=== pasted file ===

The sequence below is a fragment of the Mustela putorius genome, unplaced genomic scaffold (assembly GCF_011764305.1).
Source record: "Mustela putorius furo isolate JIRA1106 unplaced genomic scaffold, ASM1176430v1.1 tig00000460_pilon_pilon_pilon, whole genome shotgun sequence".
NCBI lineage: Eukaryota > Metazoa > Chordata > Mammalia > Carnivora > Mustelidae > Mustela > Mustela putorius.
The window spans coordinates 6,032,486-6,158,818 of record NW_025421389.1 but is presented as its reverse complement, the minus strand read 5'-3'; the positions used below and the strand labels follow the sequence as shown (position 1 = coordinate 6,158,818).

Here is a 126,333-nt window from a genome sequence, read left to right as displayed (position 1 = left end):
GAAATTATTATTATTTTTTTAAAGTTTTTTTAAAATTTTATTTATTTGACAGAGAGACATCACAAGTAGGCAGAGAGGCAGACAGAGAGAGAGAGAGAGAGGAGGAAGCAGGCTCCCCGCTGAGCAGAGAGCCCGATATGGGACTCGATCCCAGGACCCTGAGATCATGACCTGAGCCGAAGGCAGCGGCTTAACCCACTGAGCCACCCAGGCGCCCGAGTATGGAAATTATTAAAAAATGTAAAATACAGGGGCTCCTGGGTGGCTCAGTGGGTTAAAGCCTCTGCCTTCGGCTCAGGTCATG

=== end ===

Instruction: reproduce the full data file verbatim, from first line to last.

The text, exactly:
The sequence below is a fragment of the Mustela putorius genome, unplaced genomic scaffold (assembly GCF_011764305.1).
Source record: "Mustela putorius furo isolate JIRA1106 unplaced genomic scaffold, ASM1176430v1.1 tig00000460_pilon_pilon_pilon, whole genome shotgun sequence".
NCBI lineage: Eukaryota > Metazoa > Chordata > Mammalia > Carnivora > Mustelidae > Mustela > Mustela putorius.
The window spans coordinates 6,032,486-6,158,818 of record NW_025421389.1 but is presented as its reverse complement, the minus strand read 5'-3'; the positions used below and the strand labels follow the sequence as shown (position 1 = coordinate 6,158,818).

Here is a 126,333-nt window from a genome sequence, read left to right as displayed (position 1 = left end):
GAAATTATTATTATTTTTTTAAAGTTTTTTTAAAATTTTATTTATTTGACAGAGAGACATCACAAGTAGGCAGAGAGGCAGACAGAGAGAGAGAGAGAGAGGAGGAAGCAGGCTCCCCGCTGAGCAGAGAGCCCGATATGGGACTCGATCCCAGGACCCTGAGATCATGACCTGAGCCGAAGGCAGCGGCTTAACCCACTGAGCCACCCAGGCGCCCGAGTATGGAAATTATTAAAAAATGTAAAATACAGGGGCTCCTGGGTGGCTCAGTGGGTTAAAGCCTCTGCCTTCGGCTCAGGTCATG